In last week’s delivery from Kula Fields, I got a papaya, bananas, lettuce, tomatoes, zucchini and some rosemary. My all time favorite food involving rosemary is the focaccia bread that is served at Casanova while you are waiting for your entree to arrive. It’s hot, toasty on the outside and chewy on the inside, and served with a dipping bowl of olive oil and balsamic vinegar. The pizza there is heavenly, but i would almost go up there just to eat the focaccia. Recently, i’ve been working on making it at home, with the help of my bread maker. It saves me a drive up to Makawao!
Rosemary Focaccia Recipe- Bread Machine
for the dough
- scant 1 cup water
- 1 tablespoon olive oil
- 3 cups while flour
- 1/2 teaspoon salt
- 1 teaspoon sugar
- 1 teaspoon yeast
- 1 tablespoon chopped rosemary
- 1 tablespoon chopped onion
- 2 tablespoon olive oil
- 2 tablespoons chopped rosemary
- 2 teaspoons coarse sea salt
- make the dough according to your bread machine’s instructions, on dough setting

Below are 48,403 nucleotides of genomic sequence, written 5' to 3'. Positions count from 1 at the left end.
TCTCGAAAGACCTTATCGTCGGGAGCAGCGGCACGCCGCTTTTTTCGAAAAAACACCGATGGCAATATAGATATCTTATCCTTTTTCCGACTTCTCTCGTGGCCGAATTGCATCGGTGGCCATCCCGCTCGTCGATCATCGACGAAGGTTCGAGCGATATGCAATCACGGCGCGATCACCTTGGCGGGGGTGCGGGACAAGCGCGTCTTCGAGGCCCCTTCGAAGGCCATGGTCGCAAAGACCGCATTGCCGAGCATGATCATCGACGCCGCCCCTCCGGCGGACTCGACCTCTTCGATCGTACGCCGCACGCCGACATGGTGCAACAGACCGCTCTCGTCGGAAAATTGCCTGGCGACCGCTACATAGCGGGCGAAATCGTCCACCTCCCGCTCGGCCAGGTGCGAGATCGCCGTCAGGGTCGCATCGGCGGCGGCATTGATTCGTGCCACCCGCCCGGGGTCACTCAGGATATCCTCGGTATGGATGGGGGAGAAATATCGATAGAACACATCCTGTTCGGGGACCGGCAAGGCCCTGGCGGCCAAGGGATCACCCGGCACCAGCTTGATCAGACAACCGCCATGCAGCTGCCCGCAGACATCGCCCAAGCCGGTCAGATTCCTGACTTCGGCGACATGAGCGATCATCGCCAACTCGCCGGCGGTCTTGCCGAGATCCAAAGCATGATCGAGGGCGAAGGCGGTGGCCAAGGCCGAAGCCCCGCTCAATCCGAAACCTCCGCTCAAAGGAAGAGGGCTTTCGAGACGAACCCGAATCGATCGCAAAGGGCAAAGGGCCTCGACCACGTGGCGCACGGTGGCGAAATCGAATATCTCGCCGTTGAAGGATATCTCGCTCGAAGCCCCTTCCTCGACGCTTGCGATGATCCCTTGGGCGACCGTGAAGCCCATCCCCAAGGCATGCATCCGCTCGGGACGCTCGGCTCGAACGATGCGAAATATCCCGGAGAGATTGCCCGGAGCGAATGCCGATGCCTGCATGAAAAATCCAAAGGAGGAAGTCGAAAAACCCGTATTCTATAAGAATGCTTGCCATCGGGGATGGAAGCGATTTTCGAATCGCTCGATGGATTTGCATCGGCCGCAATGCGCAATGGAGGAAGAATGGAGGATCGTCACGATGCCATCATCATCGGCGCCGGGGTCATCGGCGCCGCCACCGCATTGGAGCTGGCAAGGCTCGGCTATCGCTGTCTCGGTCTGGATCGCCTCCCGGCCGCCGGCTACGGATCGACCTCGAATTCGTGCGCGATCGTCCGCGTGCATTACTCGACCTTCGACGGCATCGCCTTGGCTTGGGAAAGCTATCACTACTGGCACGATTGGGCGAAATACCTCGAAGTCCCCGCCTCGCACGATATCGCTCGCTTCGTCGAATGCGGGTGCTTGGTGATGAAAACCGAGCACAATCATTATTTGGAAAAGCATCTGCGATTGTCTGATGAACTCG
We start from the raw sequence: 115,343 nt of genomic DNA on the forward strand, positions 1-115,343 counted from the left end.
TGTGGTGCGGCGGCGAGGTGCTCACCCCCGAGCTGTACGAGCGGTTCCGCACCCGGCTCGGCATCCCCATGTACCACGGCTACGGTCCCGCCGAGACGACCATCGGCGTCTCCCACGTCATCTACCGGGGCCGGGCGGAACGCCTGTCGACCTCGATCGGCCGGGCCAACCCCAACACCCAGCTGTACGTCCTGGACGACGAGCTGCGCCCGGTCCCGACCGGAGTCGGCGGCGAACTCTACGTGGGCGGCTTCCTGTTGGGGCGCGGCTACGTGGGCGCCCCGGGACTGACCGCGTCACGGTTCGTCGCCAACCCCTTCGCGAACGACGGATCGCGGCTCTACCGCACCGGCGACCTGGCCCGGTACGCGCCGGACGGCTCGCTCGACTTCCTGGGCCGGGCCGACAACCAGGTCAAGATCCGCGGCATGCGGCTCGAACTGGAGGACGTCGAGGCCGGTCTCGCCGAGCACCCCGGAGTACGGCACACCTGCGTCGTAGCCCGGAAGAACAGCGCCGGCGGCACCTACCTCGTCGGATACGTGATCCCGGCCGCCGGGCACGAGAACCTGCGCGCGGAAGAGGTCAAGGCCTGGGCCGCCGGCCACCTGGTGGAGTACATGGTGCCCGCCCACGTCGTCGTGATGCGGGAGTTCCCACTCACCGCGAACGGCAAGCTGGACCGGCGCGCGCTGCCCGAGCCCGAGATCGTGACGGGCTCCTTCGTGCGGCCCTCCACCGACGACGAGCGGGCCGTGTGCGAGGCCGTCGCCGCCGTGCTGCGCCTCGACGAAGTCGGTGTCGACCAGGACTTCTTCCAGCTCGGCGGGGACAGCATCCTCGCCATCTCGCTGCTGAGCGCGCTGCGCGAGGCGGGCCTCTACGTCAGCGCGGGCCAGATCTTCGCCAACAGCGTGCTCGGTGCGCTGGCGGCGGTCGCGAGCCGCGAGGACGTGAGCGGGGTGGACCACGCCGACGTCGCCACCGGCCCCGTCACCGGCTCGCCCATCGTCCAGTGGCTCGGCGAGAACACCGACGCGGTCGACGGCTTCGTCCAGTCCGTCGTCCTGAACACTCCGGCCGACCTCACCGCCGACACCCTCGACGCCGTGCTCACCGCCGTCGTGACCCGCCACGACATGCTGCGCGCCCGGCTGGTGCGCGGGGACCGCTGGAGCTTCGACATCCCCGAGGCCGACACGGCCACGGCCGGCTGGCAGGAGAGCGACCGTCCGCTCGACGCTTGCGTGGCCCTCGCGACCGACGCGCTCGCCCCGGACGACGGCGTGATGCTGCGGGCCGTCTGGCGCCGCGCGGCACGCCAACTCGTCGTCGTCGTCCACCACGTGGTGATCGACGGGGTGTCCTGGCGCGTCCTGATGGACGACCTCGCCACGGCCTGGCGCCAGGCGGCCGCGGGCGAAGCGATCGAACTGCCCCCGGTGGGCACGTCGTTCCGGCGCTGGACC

- remove dough when cycle complete, place on floured surface, gently mix in the mix-ins
- set in lightly oiled 10-11 inch round cake or pizza pan (mine is 8 or 9 inches, and it comes out fine in 20 min)
- shape into a ball, then flatten to size of pan. put in pan and cover with oiled plastic wrap and let rise again for 20 min.
- make deep dimples in the dough with your fingers, cover again and rise for 10-15 min
- preheat oven to 400 degrees F
- drizzle olive oil and add toppings.
- bake for 20-25 min
The focaccia is pictured with the Veggie Latka, but I’m not sharing the recipe here. Why not? Because it was a pain in the butt to make, and it really wasn’t that tasty. I’m not sure why I thought that mixing shredded potatoes, zucchini and carrots with bread crumbs and frying would make them tasty, but they really weren’t. I’m sure you could doctor them up with some spices, but if I’m going to do that, I might as well make the zucchini crab cakes (they don’t have crab, but if you use Old Bay it tastes like it does!). The recipe is from Parenting magazine, and I tried to find it online so I could at least put the link, but of course I can’t find it . (why would they put a recipe online if they put it in the magazine?) Regardless, just use the standard latka recipe and replace 1/4 of the potato with 1 shredded zucchini and 1 shredded carrot. The real point is, though, that I’m surprised a parenting magazine would have a recipe that is so difficult and time lengthy to prepare (at least with a teething baby screaming and pulling at your leg the whole time).